Weekly Book News Roundup

Book News

  • Kobo has launched the Kobo Emerging Writer Prize, to celebrate Canadian debut authors. The annual award offers three categories of competition: Literary Fiction, Genre Fiction (beginning with Mystery, with a different genre showcased each year), and Non-Fiction. Prizewinners will each receive $10,000, and promotional, marketing, and communications support, as well as access to Kobo experts for publishing advice. Three outstanding judges (who will also provide mentorship to the three winners) will help launch the inaugural awards: Miriam Toews will serve as the judge of the literary fiction category, Charlotte Gray will judge non-fiction, and Ian Hamilton will judge genre fiction.
  • Jennifer Lopez’s (apparently) terrible new movie The Boy Next Door has inspired a misguided quest for first editions of the Iliad. “Lopez plays a divorced English literature high school teacher who has a one-night stand with her younger neighbour played by Ryan Guzman. In one scene, Guzman’s character gives Lopez a copy of The Iliad, which is described as a ‘first edition’ and apparently found for ‘a buck at a garage sale.’ ” Problems: no one knows for certain when the Iliad was even written. It was passed down by oral tradition first. It’s at least three thousand years old. It wasn’t composed in English for first publication in a handsome hardcover.
  • The 2015 #TwitterFiction Festival will take place May 11-15. The festival is presented by the Association of American Publishers and Penguin Random House, and is about “embracing, exploring, and developing the art of storytelling on Twitter.” This year, featured participating authors include Margaret Atwood, Celeste Ng, Daniel Handler (a.k.a. Lemony Snicket), and Eric Jerome Dickey, among others.
  • The Economist featured a piece on the new era of “authorpreneurship,” in which no one can simply write: “Authors are becoming more like pop stars, who used to make most of their money selling albums but who now use their recordings as promotional tools, earning a living mainly from concerts. The trouble with many budding writers is that they are not cut out for this new world. They are often introverts, preferring solitude to salesmanship.”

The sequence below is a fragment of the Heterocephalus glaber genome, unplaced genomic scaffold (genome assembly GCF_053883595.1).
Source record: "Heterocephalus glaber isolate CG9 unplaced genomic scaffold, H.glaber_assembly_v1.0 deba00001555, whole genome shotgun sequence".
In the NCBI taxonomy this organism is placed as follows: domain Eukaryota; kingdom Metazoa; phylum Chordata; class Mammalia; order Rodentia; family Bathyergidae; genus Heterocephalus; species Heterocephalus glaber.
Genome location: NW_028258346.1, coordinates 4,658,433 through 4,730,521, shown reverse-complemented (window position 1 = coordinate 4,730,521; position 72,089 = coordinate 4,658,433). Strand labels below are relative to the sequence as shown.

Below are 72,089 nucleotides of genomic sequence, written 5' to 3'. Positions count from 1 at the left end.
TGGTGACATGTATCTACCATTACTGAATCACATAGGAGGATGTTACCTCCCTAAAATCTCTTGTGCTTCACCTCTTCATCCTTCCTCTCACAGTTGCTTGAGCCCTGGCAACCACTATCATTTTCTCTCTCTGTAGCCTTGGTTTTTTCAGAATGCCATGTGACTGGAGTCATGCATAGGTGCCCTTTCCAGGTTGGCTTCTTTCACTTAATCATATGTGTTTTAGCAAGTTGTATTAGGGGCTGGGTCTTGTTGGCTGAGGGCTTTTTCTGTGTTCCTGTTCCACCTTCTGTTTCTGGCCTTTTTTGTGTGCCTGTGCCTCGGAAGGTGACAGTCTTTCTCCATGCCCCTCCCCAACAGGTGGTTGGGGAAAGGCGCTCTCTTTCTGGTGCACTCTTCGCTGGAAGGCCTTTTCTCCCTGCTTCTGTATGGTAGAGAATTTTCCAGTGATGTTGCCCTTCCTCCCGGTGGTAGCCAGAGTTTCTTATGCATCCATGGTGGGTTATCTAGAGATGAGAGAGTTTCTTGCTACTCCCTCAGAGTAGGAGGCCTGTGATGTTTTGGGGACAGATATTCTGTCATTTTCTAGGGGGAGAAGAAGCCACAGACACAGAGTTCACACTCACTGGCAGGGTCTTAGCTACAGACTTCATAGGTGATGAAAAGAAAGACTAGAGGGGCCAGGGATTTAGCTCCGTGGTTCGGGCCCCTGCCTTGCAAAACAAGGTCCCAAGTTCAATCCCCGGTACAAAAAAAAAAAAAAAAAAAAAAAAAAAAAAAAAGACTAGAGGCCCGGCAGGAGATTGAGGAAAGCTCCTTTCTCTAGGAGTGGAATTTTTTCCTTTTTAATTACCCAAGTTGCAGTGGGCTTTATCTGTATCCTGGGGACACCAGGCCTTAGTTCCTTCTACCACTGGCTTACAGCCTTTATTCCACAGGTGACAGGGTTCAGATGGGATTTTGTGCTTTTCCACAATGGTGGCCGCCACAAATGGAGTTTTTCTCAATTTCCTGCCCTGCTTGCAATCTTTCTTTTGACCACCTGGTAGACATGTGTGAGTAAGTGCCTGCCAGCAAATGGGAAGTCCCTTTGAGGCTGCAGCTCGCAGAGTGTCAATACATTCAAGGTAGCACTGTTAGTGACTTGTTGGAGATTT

So, there are some of the bigger stories that made news in the book world this week.  I hope your week has been a good one, and that you have had some time to read.  If you are reading something great, I would love to know about it, so please leave a comment. (I could truly chat about books forever. Heh!)

Baldo by Hector D. Cantu and Carlos Castellanos

Baldo, by Hector D. Cantu and Carlos Castellanos

6 thoughts on “Weekly Book News Roundup

  1. Prizes for emerging writers are always good. And, wouldn’t it be cool to find an old story in the attic? Anyone’s old story would do.
    I just finished reading When the Saints by Sarah Mian, and I definitely recommend it (if you don’t mind a filthy mouth!).

    • They are — I really like the way Kobo is positioning this new award. The judges are great, and I think a mentorship session with each of the author-judges would be terrific. Plus, you know, $10K!

      Ha! Right? I would love to find something cool and of value in my attic. 🙂

      I don’t mind a filthy mouth when I read – I have added your recommendation to Mt. TBR on my Goodreads list. Heh.

    • Isn’t there, though (so much interesting news)? I love Hornby so much, and I am kind of excited that he’s doing so well adapting books to film, even ones that aren’t his own. I was wondering, earlier today, how he feels about it? Though I guess he must enjoy it since he keeps accepting projects! He certainly brings the novelist’s perspective to projects but I was curious if that makes it harder or easier? It must vary by project. And I bet he has a huge desire to do well by the author. I mean… COLM TOÍBÍN!! I would want to keep him happy. Heh. 🙂

  2. Great round-up! Saw the Arthur Conan Doyle story as it’s been in a lot of Scottish papers, unsurprisingly. Rather sweetly, apparently it’s going to stay in Selkirk. Now, I’m away up the attic to see if I can find a first edition of the Iliad. Or maybe some of his early drafts. I’m sure Homer lived in this building once…And right now, I’m reading The Abrupt Physics Of Dying by Paul E Hardisty, and Caro Ramsay’s The Night Hunter.

    • Wouldn’t it be wonderful if we all had terrific treasures in our attics? Let me know if you’ve got that Iliad everyone’s looking for! Haha!! Thanks for visiting, and your comment. It’s great to hear about what people are reading. I am currently reading The Black Count, by Tom Reiss. It’s a pretty interesting biography about General Alex Dumas, father of novelist Alexandre Dumas. But there’s also a bit of history here as well, covering the rights of blacks in France, slavery, the French Revolution and Napoleon.

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